Beyond separateness: the social nature of human beings--their autonomy, knowledge, and power
In this ambitious and original book, Richard Schmitt moves beyond the current dominant modernist assumption that human beings are essentially separate from one another. In so doing, he provides an understanding of how we can be in some ways autonomous beings with individual rights and at the same time essentially social beings who can be understood only in terms of our social relations.
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Autonomy as SelfOwnership SelfRealization or SelfCreation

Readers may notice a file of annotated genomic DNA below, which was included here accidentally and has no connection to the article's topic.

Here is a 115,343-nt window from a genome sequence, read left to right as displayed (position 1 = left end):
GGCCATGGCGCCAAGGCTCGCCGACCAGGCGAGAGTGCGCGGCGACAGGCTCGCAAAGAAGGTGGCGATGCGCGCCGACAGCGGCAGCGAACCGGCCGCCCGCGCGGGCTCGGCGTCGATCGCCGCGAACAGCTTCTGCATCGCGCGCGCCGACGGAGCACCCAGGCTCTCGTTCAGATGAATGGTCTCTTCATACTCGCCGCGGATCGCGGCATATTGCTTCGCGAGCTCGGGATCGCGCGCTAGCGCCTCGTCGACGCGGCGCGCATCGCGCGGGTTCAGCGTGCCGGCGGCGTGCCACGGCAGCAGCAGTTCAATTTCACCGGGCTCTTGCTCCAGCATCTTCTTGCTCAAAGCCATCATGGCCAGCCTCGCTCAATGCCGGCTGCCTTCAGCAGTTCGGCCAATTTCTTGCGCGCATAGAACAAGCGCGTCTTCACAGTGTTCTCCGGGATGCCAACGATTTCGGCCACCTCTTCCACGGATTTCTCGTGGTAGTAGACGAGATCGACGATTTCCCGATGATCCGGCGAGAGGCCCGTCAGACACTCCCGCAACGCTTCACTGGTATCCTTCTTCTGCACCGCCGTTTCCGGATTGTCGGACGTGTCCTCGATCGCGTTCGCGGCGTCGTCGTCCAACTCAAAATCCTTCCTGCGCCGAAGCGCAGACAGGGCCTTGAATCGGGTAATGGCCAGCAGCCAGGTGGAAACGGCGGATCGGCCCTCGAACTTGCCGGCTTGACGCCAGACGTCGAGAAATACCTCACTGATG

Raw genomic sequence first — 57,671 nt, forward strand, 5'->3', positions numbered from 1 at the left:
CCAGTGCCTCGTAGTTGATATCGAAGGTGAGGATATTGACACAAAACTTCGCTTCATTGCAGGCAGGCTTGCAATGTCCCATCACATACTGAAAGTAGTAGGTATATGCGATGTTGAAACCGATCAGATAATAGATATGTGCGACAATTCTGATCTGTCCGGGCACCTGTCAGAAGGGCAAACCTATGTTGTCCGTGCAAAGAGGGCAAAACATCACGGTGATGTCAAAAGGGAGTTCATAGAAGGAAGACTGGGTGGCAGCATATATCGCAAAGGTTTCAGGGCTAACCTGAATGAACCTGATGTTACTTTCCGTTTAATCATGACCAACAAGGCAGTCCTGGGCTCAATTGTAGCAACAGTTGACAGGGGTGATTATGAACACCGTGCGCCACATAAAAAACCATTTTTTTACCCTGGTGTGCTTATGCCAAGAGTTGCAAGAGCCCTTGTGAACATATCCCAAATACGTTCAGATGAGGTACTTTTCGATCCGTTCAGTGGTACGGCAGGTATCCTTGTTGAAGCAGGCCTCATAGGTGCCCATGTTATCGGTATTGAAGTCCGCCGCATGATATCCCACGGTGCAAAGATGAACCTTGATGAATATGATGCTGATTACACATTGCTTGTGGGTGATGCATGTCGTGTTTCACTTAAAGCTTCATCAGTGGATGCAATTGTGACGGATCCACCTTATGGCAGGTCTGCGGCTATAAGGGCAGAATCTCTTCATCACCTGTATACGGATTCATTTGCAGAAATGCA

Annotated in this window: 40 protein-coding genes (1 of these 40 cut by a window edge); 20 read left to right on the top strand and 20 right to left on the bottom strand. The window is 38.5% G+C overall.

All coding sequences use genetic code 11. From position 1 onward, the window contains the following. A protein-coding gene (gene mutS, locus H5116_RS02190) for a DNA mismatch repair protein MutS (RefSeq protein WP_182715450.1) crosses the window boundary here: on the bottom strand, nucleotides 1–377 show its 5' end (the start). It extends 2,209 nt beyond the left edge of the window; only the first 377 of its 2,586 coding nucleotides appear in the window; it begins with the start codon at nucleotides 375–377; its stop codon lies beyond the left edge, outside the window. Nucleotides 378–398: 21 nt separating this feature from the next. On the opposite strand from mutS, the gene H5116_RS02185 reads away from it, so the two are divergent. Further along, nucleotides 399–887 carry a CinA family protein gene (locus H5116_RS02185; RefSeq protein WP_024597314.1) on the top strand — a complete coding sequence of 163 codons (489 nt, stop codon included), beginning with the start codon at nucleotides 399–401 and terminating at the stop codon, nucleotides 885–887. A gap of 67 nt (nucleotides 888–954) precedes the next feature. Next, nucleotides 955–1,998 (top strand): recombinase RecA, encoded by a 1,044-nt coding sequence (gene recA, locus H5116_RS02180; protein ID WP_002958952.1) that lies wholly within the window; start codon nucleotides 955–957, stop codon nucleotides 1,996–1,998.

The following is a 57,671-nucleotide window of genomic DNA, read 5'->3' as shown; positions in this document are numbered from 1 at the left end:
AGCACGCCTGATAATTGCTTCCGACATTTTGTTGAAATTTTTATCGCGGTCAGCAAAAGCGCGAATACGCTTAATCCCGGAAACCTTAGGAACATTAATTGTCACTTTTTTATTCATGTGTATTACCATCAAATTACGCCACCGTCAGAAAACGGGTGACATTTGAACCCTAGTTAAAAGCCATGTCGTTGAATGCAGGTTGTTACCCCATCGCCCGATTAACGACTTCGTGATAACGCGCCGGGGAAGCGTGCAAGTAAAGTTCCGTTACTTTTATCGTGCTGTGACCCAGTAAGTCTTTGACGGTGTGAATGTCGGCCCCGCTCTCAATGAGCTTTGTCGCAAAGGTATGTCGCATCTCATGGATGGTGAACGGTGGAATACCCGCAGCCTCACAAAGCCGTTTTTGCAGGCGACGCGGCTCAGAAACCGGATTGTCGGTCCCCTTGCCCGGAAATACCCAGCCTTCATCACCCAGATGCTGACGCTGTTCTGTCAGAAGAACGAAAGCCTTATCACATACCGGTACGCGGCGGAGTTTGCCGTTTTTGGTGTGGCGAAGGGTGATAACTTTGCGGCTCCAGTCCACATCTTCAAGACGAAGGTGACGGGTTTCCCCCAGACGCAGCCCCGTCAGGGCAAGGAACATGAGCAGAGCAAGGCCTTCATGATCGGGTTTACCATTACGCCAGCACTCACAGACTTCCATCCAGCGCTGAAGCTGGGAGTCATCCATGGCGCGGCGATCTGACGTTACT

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accept actions alienation anger Aristotle autonomous person autonomy in-relation Barbara McClintock beliefs bell hooks caring chapter choice choose chosen claim common complex compulsory sterilization concept of autonomy conception of power conversation covertly in-relation critical depends discussion distinct domination emotional empower empowerment epistemology ethics eugenicist exclusively extent fact father feelings feminist form of being-in-relation friends genuinely Hegel human important Jean Baker Miller joint decisions joint project kind knowers knowing in-relation knowledge lives lovers male Margaret Gilbert means Methodological Individualism misogyny moral one's oneself openly in-relation oppression other's ourselves participants particular partners patriarchy philosophers political power in-relation power-over propositional propositional knowledge racism Ramsay reciprocity relation relationships requires respect role self-ownership sense sepa separate autonomy separate persons separate power separateness and being-in-relation sexism shared understanding social society someone sort student talk teacher thought tion tonomy values women